Beneath the Dust of Time: A History of the Names of Peoples and Places

Beneath the Dust of Time

Battlebridge Publications, London & Colombo
(Sri Lanka), 2009

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Beneath the Dust of Time is an unconventional combination of history and the etymology of names. It was inspired and guided by two new paradigms. The first is the “Sahara hypothesis” which postulates a historical migration from North Africa to Europe, the Middle East and Central Asia thousands of years ago, when the end of the last Ice Age led to the emergence of the Sahara Desert in North Africa and to a retreat of the glaciers in Europe. The second is a radically new view of the history of the languages conventionally classified as Indo-European and Semitic. Almost all studies of ancient history ignore the origins of the names of the peoples and places that determined its course. This book is different. It aims to explain the origin and meaning of the names of peoples (e.g. Greeks, Germans), countries (e.g. Spain), continents (Europe, Africa), seas (Baltic), mountains (Alps, Pyrenees), rivers (Nile, Rhine, Danube), and cities (Rome, Babylon). These names are generally extremely old, and many can be traced back to migrants who had fled from their desertifying homeland in North Africa and who spoke non-Indo-European languages such as Etruscan. “Pauwels has written a book for the general public, but historians, geographers, and linguists will also benefit from reading it (…). [He] is a scholar who knows how to tell an intriguing story. Too few of his colleagues possess that talent.” Wim de Neuter, Uitpers Webzine.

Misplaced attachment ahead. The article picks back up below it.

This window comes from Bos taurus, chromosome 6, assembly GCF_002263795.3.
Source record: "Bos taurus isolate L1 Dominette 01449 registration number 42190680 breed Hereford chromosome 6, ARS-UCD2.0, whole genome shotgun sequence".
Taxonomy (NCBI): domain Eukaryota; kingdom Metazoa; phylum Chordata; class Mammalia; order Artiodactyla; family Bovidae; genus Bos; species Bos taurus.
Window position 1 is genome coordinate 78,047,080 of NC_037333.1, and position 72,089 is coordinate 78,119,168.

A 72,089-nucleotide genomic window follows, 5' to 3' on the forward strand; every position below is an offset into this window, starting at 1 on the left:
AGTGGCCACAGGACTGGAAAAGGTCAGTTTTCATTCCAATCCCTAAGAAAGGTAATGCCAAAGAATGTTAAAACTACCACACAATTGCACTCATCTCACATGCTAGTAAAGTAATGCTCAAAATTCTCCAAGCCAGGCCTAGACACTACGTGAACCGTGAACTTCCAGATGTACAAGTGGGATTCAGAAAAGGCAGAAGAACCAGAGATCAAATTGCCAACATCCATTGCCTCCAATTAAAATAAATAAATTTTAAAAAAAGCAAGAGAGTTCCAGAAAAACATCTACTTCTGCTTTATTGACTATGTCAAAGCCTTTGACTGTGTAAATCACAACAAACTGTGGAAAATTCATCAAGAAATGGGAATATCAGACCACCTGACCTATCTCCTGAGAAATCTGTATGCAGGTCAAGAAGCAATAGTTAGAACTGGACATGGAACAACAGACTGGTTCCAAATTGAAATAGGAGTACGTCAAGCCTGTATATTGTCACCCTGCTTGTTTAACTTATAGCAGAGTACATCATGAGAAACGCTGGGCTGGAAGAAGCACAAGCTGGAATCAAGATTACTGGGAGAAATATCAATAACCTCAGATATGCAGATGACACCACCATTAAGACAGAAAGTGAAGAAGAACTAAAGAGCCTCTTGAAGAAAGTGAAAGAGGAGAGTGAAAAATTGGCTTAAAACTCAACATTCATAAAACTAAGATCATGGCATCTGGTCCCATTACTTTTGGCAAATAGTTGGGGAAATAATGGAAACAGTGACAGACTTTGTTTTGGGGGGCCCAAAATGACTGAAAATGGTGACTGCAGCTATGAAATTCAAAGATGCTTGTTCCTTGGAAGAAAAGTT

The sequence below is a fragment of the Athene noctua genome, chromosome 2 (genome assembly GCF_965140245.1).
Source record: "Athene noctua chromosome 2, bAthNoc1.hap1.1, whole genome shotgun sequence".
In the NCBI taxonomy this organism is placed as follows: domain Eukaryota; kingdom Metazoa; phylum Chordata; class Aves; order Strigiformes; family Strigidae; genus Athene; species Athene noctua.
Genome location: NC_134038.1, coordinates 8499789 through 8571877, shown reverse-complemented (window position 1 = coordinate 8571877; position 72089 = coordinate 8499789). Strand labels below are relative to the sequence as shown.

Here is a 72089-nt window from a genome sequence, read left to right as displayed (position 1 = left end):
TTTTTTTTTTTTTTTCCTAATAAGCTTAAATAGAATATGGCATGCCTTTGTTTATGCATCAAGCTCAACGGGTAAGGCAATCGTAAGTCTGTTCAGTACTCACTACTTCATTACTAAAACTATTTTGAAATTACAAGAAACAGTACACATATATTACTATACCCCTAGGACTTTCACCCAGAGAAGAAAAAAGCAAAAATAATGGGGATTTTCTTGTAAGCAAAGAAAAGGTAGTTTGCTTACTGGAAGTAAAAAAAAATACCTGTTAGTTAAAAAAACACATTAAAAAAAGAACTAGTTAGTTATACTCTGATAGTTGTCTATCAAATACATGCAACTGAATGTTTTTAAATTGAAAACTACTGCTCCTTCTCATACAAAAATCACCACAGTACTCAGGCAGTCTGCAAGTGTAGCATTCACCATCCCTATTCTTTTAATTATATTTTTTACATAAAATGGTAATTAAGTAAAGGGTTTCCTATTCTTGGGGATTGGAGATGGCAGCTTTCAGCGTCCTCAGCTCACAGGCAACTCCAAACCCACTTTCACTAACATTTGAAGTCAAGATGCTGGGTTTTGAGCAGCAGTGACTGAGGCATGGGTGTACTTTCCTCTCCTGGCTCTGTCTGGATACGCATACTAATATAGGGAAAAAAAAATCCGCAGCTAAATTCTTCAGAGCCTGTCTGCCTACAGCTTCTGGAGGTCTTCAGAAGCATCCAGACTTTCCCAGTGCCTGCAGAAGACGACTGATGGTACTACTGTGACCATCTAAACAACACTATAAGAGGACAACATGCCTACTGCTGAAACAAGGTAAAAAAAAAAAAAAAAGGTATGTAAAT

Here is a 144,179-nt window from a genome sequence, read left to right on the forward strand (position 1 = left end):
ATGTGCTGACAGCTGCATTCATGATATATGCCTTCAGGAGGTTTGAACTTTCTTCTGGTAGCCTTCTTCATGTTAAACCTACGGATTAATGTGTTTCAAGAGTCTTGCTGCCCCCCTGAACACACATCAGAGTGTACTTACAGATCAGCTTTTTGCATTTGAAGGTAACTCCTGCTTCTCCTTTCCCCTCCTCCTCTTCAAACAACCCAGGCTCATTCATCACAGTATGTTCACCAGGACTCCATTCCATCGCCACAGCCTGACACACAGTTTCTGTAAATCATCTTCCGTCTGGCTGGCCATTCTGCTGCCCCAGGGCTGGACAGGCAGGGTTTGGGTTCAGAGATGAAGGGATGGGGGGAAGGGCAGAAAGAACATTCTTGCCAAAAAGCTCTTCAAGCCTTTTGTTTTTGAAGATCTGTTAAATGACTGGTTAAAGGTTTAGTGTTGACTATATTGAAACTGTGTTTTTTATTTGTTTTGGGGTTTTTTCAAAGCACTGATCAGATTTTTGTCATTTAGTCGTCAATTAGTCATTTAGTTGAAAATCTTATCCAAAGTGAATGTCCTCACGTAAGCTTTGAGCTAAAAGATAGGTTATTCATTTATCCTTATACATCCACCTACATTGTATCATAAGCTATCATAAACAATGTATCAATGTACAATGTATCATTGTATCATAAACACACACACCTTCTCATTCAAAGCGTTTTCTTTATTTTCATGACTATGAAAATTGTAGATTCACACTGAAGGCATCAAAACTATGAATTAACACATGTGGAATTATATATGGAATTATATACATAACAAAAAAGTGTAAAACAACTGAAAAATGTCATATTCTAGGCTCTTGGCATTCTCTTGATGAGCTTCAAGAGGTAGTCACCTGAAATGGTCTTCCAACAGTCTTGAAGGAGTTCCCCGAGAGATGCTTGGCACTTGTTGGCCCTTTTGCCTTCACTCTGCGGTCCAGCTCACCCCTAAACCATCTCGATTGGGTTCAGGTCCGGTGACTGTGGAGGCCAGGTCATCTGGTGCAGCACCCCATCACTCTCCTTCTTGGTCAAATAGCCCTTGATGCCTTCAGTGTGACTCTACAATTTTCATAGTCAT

One comment

  1. Dr. David Lewis- Baker, retired associate professor of politics at University of Warwick, and former visiting professor at the University of Cincinnati.

    I have just finished your excellent Beneath the Dust of Time, and I must congratulate you on sustaining such a complex and original narrative across so many millennia! It is an astonishingly eclectic work and you display a fine grasp of linguistics and European history.

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